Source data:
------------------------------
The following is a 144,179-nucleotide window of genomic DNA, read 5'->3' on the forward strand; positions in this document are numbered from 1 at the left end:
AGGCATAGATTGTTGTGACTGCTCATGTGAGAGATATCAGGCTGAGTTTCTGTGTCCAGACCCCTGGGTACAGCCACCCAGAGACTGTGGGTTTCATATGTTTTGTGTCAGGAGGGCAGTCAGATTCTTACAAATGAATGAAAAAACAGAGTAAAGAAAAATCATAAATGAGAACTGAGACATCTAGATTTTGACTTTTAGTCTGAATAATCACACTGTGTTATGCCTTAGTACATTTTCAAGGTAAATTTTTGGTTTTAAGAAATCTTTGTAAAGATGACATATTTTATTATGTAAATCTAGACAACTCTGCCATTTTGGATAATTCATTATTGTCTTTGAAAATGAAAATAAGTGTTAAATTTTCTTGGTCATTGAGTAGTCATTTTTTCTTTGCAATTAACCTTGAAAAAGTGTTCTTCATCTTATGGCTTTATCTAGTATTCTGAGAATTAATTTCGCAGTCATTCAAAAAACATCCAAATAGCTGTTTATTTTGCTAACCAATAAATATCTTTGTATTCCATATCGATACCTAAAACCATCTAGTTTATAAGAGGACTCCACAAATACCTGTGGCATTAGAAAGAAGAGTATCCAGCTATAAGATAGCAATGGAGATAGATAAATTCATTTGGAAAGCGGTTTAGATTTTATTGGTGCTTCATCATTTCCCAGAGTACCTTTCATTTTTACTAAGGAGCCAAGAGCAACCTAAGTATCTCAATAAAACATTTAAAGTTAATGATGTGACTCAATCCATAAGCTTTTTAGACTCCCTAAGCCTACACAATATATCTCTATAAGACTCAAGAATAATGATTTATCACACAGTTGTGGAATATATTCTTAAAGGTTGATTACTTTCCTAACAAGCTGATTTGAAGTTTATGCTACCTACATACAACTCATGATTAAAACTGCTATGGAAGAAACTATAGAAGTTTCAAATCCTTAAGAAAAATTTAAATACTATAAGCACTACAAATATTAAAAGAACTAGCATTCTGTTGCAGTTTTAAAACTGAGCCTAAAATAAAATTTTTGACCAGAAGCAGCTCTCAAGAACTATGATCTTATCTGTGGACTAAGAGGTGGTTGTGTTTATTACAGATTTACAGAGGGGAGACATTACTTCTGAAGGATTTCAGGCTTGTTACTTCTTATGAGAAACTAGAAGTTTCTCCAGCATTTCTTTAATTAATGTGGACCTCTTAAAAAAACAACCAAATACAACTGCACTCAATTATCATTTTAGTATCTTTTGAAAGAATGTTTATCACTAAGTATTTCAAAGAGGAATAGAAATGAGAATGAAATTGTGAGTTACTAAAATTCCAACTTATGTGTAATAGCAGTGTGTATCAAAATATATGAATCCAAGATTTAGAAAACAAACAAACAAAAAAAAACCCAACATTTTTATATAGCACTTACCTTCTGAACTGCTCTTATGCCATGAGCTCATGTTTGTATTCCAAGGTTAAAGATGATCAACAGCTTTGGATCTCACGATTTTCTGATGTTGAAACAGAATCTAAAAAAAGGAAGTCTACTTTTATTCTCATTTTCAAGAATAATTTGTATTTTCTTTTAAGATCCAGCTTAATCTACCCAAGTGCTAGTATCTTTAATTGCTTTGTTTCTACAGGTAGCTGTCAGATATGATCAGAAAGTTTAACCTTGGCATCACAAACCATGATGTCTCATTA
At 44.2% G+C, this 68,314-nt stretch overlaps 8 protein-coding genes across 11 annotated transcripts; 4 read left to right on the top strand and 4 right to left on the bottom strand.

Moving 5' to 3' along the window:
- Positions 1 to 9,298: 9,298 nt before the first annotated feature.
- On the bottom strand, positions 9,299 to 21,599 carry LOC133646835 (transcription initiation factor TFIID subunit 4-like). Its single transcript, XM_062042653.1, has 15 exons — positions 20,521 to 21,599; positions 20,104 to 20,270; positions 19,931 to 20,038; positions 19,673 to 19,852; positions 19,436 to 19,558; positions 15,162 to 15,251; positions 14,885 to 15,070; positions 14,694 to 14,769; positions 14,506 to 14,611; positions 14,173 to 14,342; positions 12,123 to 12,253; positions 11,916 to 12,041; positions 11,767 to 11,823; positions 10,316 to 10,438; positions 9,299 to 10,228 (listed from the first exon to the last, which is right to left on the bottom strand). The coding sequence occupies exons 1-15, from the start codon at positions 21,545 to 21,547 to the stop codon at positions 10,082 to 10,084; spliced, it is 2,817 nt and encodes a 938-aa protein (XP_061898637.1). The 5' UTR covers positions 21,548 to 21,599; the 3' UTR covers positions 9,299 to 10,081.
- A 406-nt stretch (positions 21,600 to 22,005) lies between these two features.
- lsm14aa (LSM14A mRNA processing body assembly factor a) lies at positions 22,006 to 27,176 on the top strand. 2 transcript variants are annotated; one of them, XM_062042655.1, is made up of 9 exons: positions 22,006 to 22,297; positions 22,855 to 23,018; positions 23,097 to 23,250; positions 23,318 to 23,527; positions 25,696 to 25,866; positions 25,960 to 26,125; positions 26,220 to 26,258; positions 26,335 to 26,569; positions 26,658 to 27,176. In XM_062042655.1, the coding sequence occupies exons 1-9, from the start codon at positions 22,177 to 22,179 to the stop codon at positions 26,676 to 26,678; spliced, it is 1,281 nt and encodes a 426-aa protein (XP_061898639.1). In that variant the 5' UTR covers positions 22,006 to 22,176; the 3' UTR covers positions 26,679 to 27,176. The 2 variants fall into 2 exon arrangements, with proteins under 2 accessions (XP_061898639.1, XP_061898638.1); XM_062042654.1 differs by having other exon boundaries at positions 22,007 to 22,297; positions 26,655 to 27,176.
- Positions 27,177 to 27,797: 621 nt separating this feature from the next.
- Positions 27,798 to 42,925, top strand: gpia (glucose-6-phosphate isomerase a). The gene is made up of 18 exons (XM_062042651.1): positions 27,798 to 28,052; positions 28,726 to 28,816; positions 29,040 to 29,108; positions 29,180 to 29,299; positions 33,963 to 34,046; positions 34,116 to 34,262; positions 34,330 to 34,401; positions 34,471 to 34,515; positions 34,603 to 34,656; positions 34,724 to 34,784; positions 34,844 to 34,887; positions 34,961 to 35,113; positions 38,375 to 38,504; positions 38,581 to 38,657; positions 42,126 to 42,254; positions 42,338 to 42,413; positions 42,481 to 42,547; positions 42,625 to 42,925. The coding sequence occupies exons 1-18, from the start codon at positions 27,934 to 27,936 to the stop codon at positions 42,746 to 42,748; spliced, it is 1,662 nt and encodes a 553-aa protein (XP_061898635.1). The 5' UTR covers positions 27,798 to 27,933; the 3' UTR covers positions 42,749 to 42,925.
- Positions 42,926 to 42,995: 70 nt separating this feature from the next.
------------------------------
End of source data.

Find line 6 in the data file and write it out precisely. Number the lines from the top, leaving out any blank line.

- On the bottom strand, positions 9,299 to 21,599 carry LOC133646835 (transcription initiation factor TFIID subunit 4-like). Its single transcript, XM_062042653.1, has 15 exons — positions 20,521 to 21,599; positions 20,104 to 20,270; positions 19,931 to 20,038; positions 19,673 to 19,852; positions 19,436 to 19,558; positions 15,162 to 15,251; positions 14,885 to 15,070; positions 14,694 to 14,769; positions 14,506 to 14,611; positions 14,173 to 14,342; positions 12,123 to 12,253; positions 11,916 to 12,041; positions 11,767 to 11,823; positions 10,316 to 10,438; positions 9,299 to 10,228 (listed from the first exon to the last, which is right to left on the bottom strand). The coding sequence occupies exons 1-15, from the start codon at positions 21,545 to 21,547 to the stop codon at positions 10,082 to 10,084; spliced, it is 2,817 nt and encodes a 938-aa protein (XP_061898637.1). The 5' UTR covers positions 21,548 to 21,599; the 3' UTR covers positions 9,299 to 10,081.